Struggling to avoid bankruptcy, Blockbuster extends debt deadline to Sept. 30 [Updated]
With interest payments it can't afford looming and its losses mounting, Blockbuster Inc. has bought some extra time from its debt holders to form a new recapitalization agreement.
The new agreement gives the struggling DVD rental chain until the end of September to restructure its debt. It's the second such extension the company has received. If it is unable to reach an accord, Blockbuster will most likely have to file for bankruptcy protection, as it is unable to make its interest payments. Even if it does reach a restructuring pact, Blockbuster warned investors, it may still have to engage in a Chapter 11 reorganization given the continued deterioration of its business.
Dallas-based Blockbuster is still the largest DVD rental chain, but it has seen its business severely diminished by the rise of Netflix and Redbox. On Friday, it reported a 20% drop in revenue for the quarter ended July 4 to $788 million. Its net loss grew 86% to $69 million as the company closed 507 stores in the first half of the year and the more than 5,800 worldwide that remained open suffered continuing declines.
During the quarter, Blockbuster launched a marketing partnership with cable company Comcast Corp. and began offering video games through its rent-by-mail service, which Netflix does not offer. It has also noted in promotions that it gets movies from three studios -- 20th Century Fox, Universal Pictures and Warner Bros. -- 28 days earlier than Neflix and Redbox.
Nonetheless, Blockbuster's financial situation remains dire as it is severely short on cash and unable to invest in growth. As of July 4 it had $64.3 million in cash and $920.4 million of debt.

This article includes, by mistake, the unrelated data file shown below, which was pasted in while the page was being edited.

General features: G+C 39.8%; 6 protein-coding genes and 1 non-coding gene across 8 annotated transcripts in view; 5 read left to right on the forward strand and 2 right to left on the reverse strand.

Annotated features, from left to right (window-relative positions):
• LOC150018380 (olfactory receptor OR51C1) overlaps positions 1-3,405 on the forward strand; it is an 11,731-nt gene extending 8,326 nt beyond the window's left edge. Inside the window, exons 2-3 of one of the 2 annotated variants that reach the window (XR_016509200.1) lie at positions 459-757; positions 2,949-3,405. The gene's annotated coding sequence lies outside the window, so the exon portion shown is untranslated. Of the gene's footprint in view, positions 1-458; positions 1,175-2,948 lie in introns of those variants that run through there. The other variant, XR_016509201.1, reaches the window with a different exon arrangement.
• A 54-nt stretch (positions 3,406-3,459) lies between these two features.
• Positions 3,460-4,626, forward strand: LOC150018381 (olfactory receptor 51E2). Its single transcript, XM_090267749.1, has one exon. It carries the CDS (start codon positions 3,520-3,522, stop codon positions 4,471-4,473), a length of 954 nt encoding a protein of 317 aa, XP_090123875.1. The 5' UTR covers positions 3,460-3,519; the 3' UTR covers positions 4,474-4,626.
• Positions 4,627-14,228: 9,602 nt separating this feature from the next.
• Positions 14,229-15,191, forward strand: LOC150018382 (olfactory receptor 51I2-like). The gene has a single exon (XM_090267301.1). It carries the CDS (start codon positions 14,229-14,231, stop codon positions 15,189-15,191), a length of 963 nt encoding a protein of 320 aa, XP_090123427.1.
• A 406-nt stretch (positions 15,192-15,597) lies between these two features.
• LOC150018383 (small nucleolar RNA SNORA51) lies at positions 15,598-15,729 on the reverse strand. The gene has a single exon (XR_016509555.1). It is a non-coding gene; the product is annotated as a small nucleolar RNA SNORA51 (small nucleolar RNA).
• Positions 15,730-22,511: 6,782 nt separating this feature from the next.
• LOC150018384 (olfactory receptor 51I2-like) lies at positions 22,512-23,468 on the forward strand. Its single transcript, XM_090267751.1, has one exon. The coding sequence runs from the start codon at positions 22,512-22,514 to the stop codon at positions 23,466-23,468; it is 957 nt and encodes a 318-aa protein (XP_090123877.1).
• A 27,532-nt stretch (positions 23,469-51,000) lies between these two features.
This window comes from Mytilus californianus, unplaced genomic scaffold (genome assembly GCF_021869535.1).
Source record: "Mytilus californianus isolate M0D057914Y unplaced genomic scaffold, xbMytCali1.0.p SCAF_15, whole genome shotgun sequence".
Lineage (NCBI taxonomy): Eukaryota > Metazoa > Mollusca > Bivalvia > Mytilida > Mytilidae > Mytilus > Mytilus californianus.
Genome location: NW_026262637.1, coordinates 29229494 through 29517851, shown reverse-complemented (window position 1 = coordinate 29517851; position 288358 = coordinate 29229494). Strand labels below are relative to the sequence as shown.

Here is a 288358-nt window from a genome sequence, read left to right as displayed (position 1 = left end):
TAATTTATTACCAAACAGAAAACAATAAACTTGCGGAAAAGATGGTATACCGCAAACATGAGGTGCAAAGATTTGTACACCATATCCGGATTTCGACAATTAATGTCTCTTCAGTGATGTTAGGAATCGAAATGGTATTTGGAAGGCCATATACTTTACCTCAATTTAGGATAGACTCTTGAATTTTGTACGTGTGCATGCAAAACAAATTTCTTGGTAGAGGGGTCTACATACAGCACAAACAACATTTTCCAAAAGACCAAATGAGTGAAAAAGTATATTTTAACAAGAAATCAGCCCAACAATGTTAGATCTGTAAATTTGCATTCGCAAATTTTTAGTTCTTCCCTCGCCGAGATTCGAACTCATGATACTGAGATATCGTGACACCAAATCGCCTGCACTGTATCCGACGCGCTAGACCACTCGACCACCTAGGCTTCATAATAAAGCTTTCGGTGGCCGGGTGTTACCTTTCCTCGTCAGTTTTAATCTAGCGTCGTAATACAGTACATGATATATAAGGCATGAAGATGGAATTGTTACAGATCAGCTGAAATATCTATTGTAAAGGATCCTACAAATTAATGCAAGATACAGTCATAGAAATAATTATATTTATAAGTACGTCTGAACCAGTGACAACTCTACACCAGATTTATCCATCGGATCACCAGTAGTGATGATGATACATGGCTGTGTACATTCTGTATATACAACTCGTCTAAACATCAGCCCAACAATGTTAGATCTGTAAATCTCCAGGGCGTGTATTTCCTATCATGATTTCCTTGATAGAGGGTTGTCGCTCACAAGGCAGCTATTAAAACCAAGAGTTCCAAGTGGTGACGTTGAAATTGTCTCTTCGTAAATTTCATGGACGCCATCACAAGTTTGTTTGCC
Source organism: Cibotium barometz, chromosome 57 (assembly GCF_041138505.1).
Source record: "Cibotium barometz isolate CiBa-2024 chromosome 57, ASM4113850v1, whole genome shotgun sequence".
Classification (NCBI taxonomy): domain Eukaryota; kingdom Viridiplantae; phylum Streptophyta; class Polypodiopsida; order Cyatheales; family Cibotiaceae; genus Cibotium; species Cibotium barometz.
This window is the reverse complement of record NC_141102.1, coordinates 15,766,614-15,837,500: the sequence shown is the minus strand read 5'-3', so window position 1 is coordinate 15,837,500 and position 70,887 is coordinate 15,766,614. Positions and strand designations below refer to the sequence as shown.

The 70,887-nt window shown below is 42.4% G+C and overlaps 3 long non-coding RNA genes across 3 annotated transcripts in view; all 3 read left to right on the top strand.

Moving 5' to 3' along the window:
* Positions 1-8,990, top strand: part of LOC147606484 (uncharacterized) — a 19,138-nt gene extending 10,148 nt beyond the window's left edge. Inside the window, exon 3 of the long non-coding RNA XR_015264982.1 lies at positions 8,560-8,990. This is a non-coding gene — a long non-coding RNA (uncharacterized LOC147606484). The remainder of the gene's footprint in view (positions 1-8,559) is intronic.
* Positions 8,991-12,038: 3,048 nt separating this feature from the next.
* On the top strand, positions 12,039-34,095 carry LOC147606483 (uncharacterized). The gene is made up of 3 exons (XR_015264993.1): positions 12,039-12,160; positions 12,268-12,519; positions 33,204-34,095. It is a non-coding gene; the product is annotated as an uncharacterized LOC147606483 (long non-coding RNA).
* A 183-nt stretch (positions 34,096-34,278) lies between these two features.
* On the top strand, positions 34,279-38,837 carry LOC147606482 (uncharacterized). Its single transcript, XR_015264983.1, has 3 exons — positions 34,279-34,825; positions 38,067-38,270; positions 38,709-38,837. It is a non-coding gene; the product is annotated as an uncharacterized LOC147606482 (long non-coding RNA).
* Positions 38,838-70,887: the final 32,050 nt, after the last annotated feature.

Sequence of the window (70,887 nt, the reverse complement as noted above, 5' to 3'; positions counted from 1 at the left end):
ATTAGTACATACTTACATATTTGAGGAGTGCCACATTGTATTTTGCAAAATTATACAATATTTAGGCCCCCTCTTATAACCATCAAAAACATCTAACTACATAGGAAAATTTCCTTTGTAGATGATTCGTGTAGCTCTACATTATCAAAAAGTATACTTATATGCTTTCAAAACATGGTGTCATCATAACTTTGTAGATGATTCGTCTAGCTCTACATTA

Almost $600 million of that debt is senior secured notes for which an interest payment was due Aug. 13. The company convinced 70% of the holders of that debt to extend an interest forbearance agreement until Sept. 30.
Blockbuster also has $300 million worth of senior subordinated notes for which an interest payment is due Sept. 1. The company said there is a "substantial likelihood that such payment will not be made as scheduled," adding to the pressure on it to reach a recapitalization agreement as soon as possible.
In a statement, Blockbuster Chief Executive Jim Keyes said, "Our objective is to complete a recapitalization as soon as possible so we are better positioned to focus our attention and resources on the strategic opportunities to continue our business transformation."
Blockbuster stock, which last month was delisted by the New York Stock Exchange because of its ongoing low price and moved to the "pink sheets" over-the-counter market, was trading down 4 cents midday Friday at 14 cents.
[Updated at 2:07 p.m.: At the end of trading Friday, Blockbuster stock was down 4.5 cents, or 25%, to 13.5 cents.]
-- Ben Fritz
Photo: A Blockbuster store. Credit: Ron Heflin / Associated Press